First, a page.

Gilbert Sound - Chapter III
NOTE: This book was published around 1920 as a
manual to accompany the Gilbert Sound set. The
set and manual were part of the "Boy Engineering" series,
While some of the experiments and activities here may be
safely done as written, some of them may be considered
hazardous in today's world. In addition, some of
the information contained in this book is either outdated
or inaccurate. Therefore, this book is probably
best appreciated for its historical value rather than as a
source of current information and good experiments. If
you try anything here, please understand that you do
so at your own risk. See our Terms of
Pages 25 -34
TRANSMISSION OF SOUND
Now that we have traced sound to its beginning, it is natural to
ask, "What carries this sound to our ears and how?" The simple
question of what carries sound brings us to a lot of interesting and
important experiments .
A very simple experiment that you may not be able to do, but may be
fortunate enough to see done in a laboratory, proves conclusively
that sound is transmitted by our old and important friend, the air
or the atmosphere. We have proved that its source is a
vibrating body and by this experiment we can prove that it is
carried from the point of vibration to the ear by the air.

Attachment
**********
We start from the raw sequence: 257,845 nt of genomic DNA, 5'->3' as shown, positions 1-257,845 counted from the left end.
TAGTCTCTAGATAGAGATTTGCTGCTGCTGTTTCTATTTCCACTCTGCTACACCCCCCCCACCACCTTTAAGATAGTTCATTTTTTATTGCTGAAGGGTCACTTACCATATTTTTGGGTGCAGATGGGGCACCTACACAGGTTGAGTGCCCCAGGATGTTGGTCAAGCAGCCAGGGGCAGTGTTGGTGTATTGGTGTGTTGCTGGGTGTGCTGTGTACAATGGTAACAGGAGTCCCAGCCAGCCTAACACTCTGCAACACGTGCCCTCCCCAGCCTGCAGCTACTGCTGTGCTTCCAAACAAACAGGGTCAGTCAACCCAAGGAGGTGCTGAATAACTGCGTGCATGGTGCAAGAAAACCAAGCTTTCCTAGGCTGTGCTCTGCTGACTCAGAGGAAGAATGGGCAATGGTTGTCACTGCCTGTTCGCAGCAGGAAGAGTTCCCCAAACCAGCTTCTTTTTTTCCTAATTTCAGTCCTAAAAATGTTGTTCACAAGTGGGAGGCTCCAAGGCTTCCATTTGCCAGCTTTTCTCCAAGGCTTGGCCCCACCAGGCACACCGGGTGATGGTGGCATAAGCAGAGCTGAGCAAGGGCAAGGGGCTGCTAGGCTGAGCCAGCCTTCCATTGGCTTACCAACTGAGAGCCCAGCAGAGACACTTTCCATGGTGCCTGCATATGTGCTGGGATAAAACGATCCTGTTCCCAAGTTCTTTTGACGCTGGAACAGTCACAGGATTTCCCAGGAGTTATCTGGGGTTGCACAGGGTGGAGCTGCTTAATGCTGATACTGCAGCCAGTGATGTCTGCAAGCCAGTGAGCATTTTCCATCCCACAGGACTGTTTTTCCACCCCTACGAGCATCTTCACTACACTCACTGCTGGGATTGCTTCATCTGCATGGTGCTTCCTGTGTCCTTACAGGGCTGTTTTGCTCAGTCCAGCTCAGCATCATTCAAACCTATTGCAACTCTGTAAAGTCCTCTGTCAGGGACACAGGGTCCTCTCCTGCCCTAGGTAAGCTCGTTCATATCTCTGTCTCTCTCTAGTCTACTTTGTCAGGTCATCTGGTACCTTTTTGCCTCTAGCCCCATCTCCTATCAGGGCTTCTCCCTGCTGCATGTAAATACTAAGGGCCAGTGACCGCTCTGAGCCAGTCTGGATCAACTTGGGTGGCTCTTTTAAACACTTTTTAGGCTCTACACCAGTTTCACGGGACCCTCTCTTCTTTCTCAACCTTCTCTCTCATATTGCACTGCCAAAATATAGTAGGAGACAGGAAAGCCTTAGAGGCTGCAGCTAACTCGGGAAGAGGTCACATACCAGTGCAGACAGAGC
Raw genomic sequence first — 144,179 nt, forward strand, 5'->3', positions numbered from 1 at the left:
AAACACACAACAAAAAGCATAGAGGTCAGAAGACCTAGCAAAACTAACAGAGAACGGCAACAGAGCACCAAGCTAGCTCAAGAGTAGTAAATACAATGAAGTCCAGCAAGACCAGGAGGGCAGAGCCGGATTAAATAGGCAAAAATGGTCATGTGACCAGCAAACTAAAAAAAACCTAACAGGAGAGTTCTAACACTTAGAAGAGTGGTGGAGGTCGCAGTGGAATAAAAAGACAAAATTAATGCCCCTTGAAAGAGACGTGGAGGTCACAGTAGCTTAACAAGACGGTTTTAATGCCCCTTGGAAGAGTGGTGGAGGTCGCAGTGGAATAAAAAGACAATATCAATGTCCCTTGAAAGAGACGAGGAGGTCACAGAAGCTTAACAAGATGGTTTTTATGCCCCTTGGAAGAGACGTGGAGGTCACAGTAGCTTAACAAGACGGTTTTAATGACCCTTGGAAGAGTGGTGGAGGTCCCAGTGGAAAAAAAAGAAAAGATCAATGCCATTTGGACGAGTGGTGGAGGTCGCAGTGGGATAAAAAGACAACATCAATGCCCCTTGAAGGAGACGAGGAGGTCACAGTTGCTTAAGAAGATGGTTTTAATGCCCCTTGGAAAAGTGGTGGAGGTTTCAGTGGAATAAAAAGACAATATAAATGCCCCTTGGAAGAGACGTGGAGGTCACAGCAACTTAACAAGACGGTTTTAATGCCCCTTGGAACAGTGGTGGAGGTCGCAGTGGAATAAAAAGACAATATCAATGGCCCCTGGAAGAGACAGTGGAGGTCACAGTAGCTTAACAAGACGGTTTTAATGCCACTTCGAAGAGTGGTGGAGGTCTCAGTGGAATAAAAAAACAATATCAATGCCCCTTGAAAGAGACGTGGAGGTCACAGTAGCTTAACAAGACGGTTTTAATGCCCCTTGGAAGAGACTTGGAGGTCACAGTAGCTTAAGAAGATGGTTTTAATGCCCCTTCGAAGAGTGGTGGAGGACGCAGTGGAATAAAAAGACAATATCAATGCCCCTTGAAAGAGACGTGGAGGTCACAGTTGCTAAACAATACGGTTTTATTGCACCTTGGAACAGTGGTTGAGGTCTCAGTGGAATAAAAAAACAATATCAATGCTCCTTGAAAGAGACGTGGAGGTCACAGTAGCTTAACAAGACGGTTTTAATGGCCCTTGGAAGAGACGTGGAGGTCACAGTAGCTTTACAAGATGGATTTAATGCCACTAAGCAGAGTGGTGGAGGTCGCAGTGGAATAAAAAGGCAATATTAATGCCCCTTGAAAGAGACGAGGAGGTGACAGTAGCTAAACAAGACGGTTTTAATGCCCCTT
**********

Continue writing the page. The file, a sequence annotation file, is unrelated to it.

Experiment No. 9. An
electric bell is suspended in a jar. (See Figure 17.)
Now if an electric current sets the bell in vibration, sound is
produced. If, by means of an air pump, the air in the jar is
pumped out, still keeping the bell in vibration, gradually the sound
becomes fainter and fainter until a vacuum is created, when the
sound will be entirely silenced. Therefore, sound will,
evidently, not be carried in a vacuum, but it will travel through
SOUND BE CARRIED BY ANY OTHER SUBSTANCE THAN AIR?
We will answer this and then you can demonstrate it yourself by a
series of experiments that are quite interesting. THE SOUND OF A VIBRATING BODY CAN BE
TRANSMITTED BY ANY SUB-
26 GILBERT BOY ENGINEERING
STANCE - GASEOUS, LIQUID OR
SOLID. We have just demonstrated to you that they are
transmitted by air, which is a gas, and that this is the most common
method for sound transmission.
By liquid. We are all
familiar with the distinctness of sounds made under water.
Every boy that has gone in swimming has at some time or other hit
two stones together under water and noticed how the sound has been
transmitted so distinctly. Therefore sounds can be transmitted